Historically, 3D Robotics has always marketed and sold its technologies and devices to its end consumers through online sources. The Iris+, for instance, is available at $750 apiece at In a telephonic interview yesterday, 3D Robotics Chief Executive Chris Anderson announced that the drones will go on sale at 400 of Best Buy’s locations countrywide, which a spokesperson for the retailer, Ryan Stanzel, affirmed in an e-mail.


Continue reading at The Market Business

Airware Launches Drone Operating System And Picks Up Intel As An Investor

Airware Launches Drone Operating System And Picks Up Intel As An Investor

(Source: ForbesGregory S. McNeal)

Intel Capital, Intel’s global investment arm has made an undisclosed investment in Airware, Silicon Valley’s most heavily venture backed drone startup.  The announcement comes as Airware releases their long anticipated operating system for commercial drones.

Airware’s operating system, known as its Aerial Information Platform (AIP) combines hardware, software, and cloud services to enable enterprises to safely operate drones at scale.  I attended an exclusive launch event and demonstration hosted by Airware earlier this week and was impressed by their mission planning software and total solution.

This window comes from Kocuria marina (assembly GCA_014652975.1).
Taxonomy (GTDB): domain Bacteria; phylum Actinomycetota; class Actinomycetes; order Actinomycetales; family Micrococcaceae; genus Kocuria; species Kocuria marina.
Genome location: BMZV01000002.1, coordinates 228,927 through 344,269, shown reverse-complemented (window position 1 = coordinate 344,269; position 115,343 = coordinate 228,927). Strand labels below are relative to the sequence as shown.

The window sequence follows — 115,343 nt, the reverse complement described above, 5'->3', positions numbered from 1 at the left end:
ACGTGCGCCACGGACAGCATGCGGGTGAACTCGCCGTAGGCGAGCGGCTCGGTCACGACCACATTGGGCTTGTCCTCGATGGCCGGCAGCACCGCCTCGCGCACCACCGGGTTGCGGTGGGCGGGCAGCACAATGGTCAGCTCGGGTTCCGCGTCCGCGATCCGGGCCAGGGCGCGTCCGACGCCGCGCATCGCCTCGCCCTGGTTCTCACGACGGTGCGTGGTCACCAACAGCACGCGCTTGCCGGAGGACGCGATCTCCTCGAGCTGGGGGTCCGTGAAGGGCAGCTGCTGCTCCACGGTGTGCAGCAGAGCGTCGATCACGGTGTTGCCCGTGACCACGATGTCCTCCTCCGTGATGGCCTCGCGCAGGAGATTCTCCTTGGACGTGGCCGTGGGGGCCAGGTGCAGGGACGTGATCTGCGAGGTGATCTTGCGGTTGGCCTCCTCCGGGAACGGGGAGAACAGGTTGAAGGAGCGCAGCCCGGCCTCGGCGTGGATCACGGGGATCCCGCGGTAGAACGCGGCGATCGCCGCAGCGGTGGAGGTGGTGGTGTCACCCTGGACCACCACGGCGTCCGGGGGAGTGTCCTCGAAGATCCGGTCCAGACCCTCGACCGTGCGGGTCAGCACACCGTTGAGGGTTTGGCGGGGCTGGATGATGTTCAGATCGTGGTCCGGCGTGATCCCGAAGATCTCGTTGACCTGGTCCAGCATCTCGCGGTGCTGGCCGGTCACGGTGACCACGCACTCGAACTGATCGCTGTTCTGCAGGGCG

Airware hopes to become the standard for commercial drones by enabling customers to select vehicles and then mix and match hardware and software components to create drones for different jobs.  Airware is touting their platform as a safe and reliable alternative for enterprise customers who require more than consumer grade drones can offer.

“We designed the Aerial Information Platform for enterprise needs and created the most reliable, insurable, and extensible solution for operating commercial drones at scale.  We look forward to helping customers capture aerial data and make it more useful and actionable than ever before.” said Jonathan Downey, founder and CEO of Airware.